Sustainable Trail Construction
Once you begin to learn about trail construction methods, you may not be able to look at a trail the same again.
Trail work is not my favourite, I’ll admit. It’s gruelling. Tiring. There are biting bugs. But I often think of something I heard Glenn Plake say in a ski movie: “You can’t evolve without being involved.” My adopted mantra works on many levels. Riders own the responsibility of shaping their riding scene. By showing up to trail work days, public meetings, events, and fundraisers, we build together a vibrant mountain bike community complete with trails we all love to ride. Of course, more support and involvement means more trails. As for my personal evolution, it wasn’t until I became more involved that I could appreciate what it took to deliver the trails I love to ride. That rock is strategic. That berm is engineered to serve a purpose. Those fun little descents in the middle of gruelling climbs weren’t by chance. Our enjoyment is part of trail design for sure, but there’s far more to it than that. You may not put much thought to how your favourite singletrack came to be. But there are many factors contributing to how and where it rides, like terrain, soil type, drainage, landowner agreements, and even history. Once you begin to learn about trail construction methods, you may not be able to look at a trail the same again. The name of the game for trail construction and maintenance is sustainability. This has two meanings: minimizing the impact of the trail and its users to the surrounding environment, and building trails that last. The sustainable construction standards set forth by the International Mountain Bicycling Association and outlined in the book, “Trail Solutions: A Guide to Building Sweet Singletrack” provide much guidance to trail builders around the world. Site selection is a critical first step in planning for the environmental sustainability of a trail. “Not every place is good for a trail,” says Mariah Keagy, Vermont-based trail builder and educator. Mountain bike trails should avoid wet areas, sensitive species and habitat, and important historical sites. Minimizing erosion is the key to sustaining trails over time. Water is a major culprit, but this can be mitigated by including features that
prevent water from collecting on the trail and that reduce erosion from run-off. “Every trail is a stream unless you get the water off of it,” says Keagy. Trail features like grade reversals and French drains, plus construction techniques that include rolling terrain, bench-cutting and sloping the trails downward to the outer edge all help to shed water safely. Minimizing grade on mountain bike trails also reduces erosion from soil being displaced by water and tire treads. IMBA’s Half Rule states that a trail’s grade shouldn’t exceed half the grade of the hillside. The Ten Percent Average Guideline and Maximum Sustainable Trail Grade set more standards for trail builders. Maximum grade can be a site-specific determination that considers soil type, the presence of solid rock, annual rainfall amount, number and type of trail users and more.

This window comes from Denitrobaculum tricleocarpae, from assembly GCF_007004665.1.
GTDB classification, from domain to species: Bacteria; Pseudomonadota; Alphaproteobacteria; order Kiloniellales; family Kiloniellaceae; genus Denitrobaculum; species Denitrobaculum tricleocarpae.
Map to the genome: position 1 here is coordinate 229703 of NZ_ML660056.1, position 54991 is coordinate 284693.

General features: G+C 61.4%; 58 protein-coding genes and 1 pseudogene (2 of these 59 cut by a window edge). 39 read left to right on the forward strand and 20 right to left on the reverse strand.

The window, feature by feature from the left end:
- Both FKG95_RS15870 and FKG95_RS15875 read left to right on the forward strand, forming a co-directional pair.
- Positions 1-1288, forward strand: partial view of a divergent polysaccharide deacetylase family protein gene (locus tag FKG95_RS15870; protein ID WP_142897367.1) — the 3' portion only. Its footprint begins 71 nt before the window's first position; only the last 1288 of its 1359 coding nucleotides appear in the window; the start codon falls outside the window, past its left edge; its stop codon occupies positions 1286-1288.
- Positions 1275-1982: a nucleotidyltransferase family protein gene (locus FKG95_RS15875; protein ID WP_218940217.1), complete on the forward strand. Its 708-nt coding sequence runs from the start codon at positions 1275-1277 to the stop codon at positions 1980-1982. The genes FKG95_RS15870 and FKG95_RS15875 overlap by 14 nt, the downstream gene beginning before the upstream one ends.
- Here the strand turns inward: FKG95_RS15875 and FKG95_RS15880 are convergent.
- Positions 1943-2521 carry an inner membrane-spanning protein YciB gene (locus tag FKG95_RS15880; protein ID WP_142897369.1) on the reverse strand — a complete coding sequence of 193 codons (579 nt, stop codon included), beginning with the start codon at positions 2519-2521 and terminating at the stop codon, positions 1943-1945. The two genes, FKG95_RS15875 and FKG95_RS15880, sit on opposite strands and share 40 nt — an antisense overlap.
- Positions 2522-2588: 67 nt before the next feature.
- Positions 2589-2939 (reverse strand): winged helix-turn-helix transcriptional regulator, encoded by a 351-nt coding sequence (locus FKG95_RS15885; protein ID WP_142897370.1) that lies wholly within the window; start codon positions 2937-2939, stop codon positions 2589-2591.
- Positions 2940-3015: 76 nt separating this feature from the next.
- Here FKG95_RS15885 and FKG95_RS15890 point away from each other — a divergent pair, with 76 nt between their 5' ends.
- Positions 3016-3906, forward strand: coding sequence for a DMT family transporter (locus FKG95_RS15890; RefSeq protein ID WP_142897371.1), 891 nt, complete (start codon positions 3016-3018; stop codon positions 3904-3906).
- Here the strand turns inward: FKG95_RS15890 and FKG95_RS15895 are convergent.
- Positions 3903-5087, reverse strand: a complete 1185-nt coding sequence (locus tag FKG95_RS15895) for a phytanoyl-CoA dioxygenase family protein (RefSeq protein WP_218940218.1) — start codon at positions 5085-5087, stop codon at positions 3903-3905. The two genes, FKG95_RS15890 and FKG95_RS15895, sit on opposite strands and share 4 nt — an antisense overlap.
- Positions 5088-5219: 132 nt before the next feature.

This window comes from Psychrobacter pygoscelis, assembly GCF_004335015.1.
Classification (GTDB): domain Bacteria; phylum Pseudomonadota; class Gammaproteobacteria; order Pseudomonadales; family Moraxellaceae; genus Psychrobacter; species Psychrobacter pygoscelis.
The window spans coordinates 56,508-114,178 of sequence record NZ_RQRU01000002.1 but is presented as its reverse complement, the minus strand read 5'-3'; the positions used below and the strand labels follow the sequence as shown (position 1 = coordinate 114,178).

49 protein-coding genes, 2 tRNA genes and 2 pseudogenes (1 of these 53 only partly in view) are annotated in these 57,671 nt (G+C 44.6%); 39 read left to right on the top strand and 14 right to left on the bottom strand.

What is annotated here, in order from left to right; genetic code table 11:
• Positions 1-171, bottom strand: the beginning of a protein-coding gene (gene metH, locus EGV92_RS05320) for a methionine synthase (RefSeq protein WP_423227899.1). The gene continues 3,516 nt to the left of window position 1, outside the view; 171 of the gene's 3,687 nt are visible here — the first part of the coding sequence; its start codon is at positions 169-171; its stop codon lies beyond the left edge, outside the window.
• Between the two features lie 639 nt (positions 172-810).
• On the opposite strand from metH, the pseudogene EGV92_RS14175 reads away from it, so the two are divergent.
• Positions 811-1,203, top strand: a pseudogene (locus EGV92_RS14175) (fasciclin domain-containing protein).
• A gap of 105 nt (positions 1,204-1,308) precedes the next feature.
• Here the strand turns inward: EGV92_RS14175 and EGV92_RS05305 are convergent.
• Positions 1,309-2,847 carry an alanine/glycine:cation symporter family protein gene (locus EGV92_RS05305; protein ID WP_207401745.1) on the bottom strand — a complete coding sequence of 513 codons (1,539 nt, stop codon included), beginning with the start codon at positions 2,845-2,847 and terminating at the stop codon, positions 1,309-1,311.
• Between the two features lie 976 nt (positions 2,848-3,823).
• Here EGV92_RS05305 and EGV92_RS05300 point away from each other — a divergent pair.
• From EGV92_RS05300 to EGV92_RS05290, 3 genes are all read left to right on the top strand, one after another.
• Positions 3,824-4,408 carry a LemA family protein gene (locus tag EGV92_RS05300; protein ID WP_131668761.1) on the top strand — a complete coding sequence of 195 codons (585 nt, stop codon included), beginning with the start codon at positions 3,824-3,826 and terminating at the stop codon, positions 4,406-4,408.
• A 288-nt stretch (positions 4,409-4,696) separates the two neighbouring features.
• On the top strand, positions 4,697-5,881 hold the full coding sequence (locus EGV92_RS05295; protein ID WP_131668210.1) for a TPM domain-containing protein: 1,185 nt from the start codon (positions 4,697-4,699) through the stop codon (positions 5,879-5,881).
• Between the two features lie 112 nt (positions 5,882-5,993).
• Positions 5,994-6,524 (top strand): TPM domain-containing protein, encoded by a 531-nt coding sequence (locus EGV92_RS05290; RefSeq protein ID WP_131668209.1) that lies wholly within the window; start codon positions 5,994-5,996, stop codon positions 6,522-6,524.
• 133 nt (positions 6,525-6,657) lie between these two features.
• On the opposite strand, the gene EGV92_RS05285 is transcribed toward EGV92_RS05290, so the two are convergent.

Mountain biking is a relatively new sport, growing popular only in the 80’s and 90’s, and so benefits from modern standards for sustainable construction and maintenance. Recreation Coordinator Jessica Savage, with the Vermont Department of Forests, Parks and Recreation, says, “When we build new trail, we build to the highest level of sustainability.” But why should anyone care about all of this? Jill Van Winkle, Trail Specialist with IMBA, explains: “The two most important reasons are user experience and minimizing impacts to the environment. Good trail guidelines provide land managers, builders, and trail users with the tools to create sustainable trails that provide experiences that meet user expectations.” As for riders, Van Winkle points out that understanding the process helps mountain bikers to be better trail users. “We are more likely to show up for volunteer work days, provide feedback to land managers, and be more aware
of how our riding might affect the trails, like by avoiding riding in muddy conditions or by avoiding skidding.” A common theme when talking to trail specialists and land managers is that they wish trail users knew more about the process, even before shovels hit dirt, and Van Winkle points to all the planning, meetings, regulatory hoops, stakeholder involvement, and more that goes on before trail construction begins. “Knowing what steps are required, the time periods mandated for each step, and when and how the public can be involved is really important, and knowing how much work it is to construct and maintain trails that see heavy use.” Savage adds, “People think it’s no big deal to build trails. You just cut down some trees. But we’re planning, designing, doing it right. A lot more goes into trail building than people realize.”